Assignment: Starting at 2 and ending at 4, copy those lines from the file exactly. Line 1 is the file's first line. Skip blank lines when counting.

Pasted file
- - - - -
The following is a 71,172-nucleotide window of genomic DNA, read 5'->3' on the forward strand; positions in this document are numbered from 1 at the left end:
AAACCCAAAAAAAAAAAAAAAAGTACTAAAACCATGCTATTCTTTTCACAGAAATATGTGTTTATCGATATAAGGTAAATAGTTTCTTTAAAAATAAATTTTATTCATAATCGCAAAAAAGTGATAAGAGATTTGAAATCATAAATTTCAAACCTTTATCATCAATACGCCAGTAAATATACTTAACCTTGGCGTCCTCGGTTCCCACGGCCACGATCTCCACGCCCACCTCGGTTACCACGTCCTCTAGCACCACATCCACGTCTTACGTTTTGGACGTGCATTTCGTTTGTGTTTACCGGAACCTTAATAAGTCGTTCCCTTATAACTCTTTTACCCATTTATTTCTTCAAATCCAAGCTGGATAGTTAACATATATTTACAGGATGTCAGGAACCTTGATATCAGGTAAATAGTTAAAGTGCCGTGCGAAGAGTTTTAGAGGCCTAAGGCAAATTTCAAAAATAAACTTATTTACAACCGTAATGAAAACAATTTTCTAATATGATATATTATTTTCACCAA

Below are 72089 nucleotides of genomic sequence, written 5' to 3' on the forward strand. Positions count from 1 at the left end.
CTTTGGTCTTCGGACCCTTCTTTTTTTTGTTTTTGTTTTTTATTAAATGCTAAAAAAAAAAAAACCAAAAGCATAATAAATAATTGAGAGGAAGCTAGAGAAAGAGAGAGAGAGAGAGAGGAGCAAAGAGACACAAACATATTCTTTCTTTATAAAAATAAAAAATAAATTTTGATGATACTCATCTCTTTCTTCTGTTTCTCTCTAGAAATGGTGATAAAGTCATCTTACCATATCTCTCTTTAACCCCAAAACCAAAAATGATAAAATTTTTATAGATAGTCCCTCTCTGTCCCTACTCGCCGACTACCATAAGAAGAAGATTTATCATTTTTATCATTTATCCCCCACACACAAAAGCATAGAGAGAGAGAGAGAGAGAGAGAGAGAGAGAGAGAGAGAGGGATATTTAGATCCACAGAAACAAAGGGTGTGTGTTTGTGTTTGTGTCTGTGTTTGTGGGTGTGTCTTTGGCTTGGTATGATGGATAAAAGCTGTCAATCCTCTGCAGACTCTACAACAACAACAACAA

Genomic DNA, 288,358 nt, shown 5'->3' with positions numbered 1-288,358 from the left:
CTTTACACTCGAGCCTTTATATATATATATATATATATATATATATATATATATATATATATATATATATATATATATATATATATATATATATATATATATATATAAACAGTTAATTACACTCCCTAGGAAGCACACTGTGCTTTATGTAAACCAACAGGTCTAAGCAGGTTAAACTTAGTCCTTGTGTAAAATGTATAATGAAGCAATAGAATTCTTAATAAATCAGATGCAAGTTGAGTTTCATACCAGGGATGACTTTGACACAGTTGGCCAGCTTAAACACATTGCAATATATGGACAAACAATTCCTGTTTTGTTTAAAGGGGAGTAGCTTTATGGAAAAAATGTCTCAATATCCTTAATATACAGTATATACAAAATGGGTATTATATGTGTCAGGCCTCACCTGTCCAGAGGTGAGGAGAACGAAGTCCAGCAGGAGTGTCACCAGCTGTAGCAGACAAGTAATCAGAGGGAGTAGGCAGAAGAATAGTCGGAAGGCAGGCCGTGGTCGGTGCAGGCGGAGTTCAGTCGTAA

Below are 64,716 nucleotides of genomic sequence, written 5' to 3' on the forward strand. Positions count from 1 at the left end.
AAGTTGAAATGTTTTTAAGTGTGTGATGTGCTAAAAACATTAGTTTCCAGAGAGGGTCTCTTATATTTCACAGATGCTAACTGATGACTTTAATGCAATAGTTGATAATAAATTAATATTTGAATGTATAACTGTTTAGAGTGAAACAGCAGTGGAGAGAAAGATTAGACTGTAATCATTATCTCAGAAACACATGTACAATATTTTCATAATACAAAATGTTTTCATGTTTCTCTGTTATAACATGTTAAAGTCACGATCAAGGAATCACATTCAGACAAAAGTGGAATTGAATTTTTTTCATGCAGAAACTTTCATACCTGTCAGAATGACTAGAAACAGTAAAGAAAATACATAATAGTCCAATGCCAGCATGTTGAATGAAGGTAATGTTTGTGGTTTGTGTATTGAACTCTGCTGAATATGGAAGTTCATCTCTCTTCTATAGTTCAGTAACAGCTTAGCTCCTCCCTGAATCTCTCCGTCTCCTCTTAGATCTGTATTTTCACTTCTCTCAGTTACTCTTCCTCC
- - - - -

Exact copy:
AAACCCAAAAAAAAAAAAAAAAGTACTAAAACCATGCTATTCTTTTCACAGAAATATGTGTTTATCGATATAAGGTAAATAGTTTCTTTAAAAATAAATTTTATTCATAATCGCAAAAAAGTGATAAGAGATTTGAAATCATAAATTTCAAACCTTTATCATCAATACGCCAGTAAATATACTTAACCTTGGCGTCCTCGGTTCCCACGGCCACGATCTCCACGCCCACCTCGGTTACCACGTCCTCTAGCACCACATCCACGTCTTACGTTTTGGACGTGCATTTCGTTTGTGTTTACCGGAACCTTAATAAGTCGTTCCCTTATAACTCTTTTACCCATTTATTTCTTCAAATCCAAGCTGGATAGTTAACATATATTTACAGGATGTCAGGAACCTTGATATCAGGTAAATAGTTAAAGTGCCGTGCGAAGAGTTTTAGAGGCCTAAGGCAAATTTCAAAAATAAACTTATTTACAACCGTAATGAAAACAATTTTCTAATATGATATATTATTTTCACCAA

Below are 72089 nucleotides of genomic sequence, written 5' to 3' on the forward strand. Positions count from 1 at the left end.
CTTTGGTCTTCGGACCCTTCTTTTTTTTGTTTTTGTTTTTTATTAAATGCTAAAAAAAAAAAAACCAAAAGCATAATAAATAATTGAGAGGAAGCTAGAGAAAGAGAGAGAGAGAGAGAGGAGCAAAGAGACACAAACATATTCTTTCTTTATAAAAATAAAAAATAAATTTTGATGATACTCATCTCTTTCTTCTGTTTCTCTCTAGAAATGGTGATAAAGTCATCTTACCATATCTCTCTTTAACCCCAAAACCAAAAATGATAAAATTTTTATAGATAGTCCCTCTCTGTCCCTACTCGCCGACTACCATAAGAAGAAGATTTATCATTTTTATCATTTATCCCCCACACACAAAAGCATAGAGAGAGAGAGAGAGAGAGAGAGAGAGAGAGAGAGAGAGGGATATTTAGATCCACAGAAACAAAGGGTGTGTGTTTGTGTTTGTGTCTGTGTTTGTGGGTGTGTCTTTGGCTTGGTATGATGGATAAAAGCTGTCAATCCTCTGCAGACTCTACAACAACAACAACAA